Gateway Recreation Area in N.Y. and N.J. joining 13 others who already had readmitted the craft
Gateway National Recreation Area in New York and New Jersey is expected to reopen to personal watercraft this fall.
It will be the first federal recreation area to reopen to PWC since North Carolina’s Cape Lookout National Seashore and the Curecanti National Recreation Area in Colorado nearly two years ago. Eleven other federal areas had already reopened to PWC.
Maureen Healey, executive director of the Personal Watercraft Industry Association, said she is disappointed PWC are likely to miss this year’s boating season at Gateway, pointing out her group had worked “feverishly” to make this happen.
The Gateway National Recreation Area includes Jamaica Bay in Brooklyn and Queens, N.Y.; Staten Island, N.Y.; and Sandy Hook, N.J.
Once Gateway is open, only two national park areas will ban the use of PWC.
“We’re now nearing the finish line with the remaining park units, and it’s just extremely unfortunate and frustrating that now a sixth summer is going to go by where boating and personal watercraft are not allowed back into some of these parks,” Healey said. “It’s needless. It’s discriminatory.”
More than 1.5 million personal watercraft are registered in the United States, according to the PWIA.
In 2000, as a result of a lawsuit, the National Park Service issued a rule prohibiting the use of PWC in the national parks system. All other types of motorized boating were allowed.
The National Park Service did say, however, that PWC use was appropriate in 21 specific parks and allowed the craft in these parks for a two-year grace period. During that time, park personnel could evaluate their impact.
These parks, if interested, could conduct an environmental impact analysis and complete special rulemaking to authorize PWC use.
To date, 13 national park areas have reopened to PWC. The reopenings occurred between April 2003 and September 2006.
Healey said she does not expect Big Thicket National Preserve or Padre Island National Seashore, both in Texas, to reopen to PWC.
Big Thicket is seeking a “no action” option, she said, and Padre Island has banned all hard-hull motorized vessels.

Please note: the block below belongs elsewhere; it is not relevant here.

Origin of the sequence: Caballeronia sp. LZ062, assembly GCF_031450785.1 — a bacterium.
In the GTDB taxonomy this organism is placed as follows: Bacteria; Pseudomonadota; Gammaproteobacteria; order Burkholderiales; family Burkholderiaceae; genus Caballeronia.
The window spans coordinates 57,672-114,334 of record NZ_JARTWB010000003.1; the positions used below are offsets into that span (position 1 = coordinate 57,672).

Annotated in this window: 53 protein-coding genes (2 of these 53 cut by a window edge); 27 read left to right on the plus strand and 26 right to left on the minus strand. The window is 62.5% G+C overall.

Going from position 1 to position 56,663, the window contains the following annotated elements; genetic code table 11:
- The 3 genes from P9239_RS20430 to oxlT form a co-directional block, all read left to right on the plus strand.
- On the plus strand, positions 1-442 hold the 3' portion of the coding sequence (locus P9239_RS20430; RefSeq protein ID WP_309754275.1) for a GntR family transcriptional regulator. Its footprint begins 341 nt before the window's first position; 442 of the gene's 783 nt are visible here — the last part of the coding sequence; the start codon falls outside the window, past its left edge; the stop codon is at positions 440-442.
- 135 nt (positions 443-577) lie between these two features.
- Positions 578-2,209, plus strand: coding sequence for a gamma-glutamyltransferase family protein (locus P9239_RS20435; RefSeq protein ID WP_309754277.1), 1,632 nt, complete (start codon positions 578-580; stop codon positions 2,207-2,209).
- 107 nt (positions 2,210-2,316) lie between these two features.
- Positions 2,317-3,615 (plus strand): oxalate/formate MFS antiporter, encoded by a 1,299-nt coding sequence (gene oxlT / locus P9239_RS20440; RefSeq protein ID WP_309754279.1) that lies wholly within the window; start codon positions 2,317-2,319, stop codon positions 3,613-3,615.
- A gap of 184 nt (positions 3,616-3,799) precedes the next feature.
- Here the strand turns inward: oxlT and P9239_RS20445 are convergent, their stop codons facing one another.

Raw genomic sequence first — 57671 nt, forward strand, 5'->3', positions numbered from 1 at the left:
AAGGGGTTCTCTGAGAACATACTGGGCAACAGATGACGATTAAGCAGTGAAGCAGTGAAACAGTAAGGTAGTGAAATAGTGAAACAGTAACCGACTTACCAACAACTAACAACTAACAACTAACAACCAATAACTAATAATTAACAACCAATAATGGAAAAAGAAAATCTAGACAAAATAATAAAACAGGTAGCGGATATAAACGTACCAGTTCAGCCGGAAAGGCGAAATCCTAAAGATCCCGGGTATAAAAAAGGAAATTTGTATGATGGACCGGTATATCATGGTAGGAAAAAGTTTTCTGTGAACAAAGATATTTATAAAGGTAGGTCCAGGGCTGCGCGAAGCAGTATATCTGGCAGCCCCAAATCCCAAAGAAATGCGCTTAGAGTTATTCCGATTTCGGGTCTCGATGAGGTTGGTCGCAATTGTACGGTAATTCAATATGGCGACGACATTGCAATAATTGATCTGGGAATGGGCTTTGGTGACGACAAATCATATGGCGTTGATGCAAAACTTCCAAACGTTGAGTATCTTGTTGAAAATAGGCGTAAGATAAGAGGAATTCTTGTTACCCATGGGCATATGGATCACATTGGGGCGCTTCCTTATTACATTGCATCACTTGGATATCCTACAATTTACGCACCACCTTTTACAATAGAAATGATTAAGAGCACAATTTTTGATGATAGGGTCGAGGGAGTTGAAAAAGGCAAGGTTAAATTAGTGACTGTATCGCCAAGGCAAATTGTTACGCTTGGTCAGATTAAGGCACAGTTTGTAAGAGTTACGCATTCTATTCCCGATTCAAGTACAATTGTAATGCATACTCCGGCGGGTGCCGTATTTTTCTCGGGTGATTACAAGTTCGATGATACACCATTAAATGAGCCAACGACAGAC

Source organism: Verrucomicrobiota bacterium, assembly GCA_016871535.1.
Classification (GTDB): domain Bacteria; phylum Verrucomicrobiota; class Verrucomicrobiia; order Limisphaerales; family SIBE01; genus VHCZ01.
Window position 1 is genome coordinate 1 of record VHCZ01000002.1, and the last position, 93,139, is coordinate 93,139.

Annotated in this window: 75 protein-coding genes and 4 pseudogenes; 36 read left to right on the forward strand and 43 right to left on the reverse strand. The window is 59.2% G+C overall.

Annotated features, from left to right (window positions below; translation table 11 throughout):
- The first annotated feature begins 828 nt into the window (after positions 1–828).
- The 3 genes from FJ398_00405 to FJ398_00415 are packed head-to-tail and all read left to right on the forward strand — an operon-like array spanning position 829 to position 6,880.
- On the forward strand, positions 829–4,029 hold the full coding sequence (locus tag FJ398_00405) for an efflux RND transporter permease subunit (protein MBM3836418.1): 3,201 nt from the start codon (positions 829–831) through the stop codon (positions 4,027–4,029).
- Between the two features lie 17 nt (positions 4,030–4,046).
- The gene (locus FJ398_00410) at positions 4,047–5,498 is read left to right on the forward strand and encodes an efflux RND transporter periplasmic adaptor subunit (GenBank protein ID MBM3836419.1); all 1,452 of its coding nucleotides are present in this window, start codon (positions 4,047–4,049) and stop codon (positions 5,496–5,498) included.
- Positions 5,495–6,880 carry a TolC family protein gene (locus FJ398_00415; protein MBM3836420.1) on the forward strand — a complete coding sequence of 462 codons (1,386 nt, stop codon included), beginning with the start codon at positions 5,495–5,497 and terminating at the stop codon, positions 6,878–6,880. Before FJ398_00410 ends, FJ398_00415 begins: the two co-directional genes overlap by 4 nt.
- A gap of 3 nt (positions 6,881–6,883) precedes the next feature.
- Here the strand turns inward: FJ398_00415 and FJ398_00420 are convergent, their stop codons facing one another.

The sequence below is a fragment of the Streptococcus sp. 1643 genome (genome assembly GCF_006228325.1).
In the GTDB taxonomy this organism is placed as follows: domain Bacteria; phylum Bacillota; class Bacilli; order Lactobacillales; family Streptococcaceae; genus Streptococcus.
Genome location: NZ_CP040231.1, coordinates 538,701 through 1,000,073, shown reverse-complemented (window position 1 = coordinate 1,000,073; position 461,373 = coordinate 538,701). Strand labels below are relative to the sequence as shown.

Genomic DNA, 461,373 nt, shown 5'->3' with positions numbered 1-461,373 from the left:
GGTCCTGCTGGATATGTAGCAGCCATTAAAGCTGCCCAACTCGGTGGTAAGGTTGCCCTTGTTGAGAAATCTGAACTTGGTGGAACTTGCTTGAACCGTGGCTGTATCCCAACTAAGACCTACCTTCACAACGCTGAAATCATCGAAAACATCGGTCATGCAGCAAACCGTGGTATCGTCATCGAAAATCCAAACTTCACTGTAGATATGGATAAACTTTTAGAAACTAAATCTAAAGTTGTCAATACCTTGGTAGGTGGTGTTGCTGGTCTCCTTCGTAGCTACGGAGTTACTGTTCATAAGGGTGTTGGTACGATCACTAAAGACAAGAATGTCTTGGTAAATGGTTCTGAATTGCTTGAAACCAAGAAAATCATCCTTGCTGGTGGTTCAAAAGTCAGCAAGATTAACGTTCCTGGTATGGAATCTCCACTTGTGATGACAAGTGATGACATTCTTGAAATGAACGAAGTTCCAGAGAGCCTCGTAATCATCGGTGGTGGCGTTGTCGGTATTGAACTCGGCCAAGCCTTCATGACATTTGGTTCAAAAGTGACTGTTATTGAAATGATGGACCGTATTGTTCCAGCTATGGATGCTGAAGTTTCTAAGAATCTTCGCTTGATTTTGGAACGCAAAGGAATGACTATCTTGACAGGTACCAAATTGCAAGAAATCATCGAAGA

Two years ago, congressional leaders called on the National Park Service to expedite the process of reviewing the use of personal watercraft in these areas. The Government Reform Subcommittee on Regulatory Affairs held a hearing in March 2006.
Another park PWIA and others are working to reopen to PWC is Biscayne Bay National Park.
Florida’s Biscayne Bay is not included in the list of 21 park units that could do an assessment — only because the superintendent of the park chose not to put it on the list, Healey said. This does not preclude the area from doing an assessment and opening up to PWC.
Without access to Biscayne Bay National Park, PWC users must go about 12 miles out into the open ocean to get around the area, which is a dangerous situation, Healey said.
“Right now, we are not seeking access to the entire park, as we did historically, we are pushing for personal watercraft access into the Intercoastal Waterway only,” she said.
“The risk to boaters is too great and too immediate,” Healey added. “It puts those boaters in harm’s way and it puts them in danger, and we don’t want to have a casualty to be the arm that’s going to wake people up.”
Healey, in conversations with Miami-Dade County police, says she was told it would take a minimum of 30 minutes to get someone that far out to help a PWC user.
The PWIA and other groups are working to put a pilot program in place to show officials at Biscayne Bay National Park that PWC will not be a detriment to the park or other boaters.
She’s hoping to have something in place this fall.
This article originally appeared in the September 2008 issue.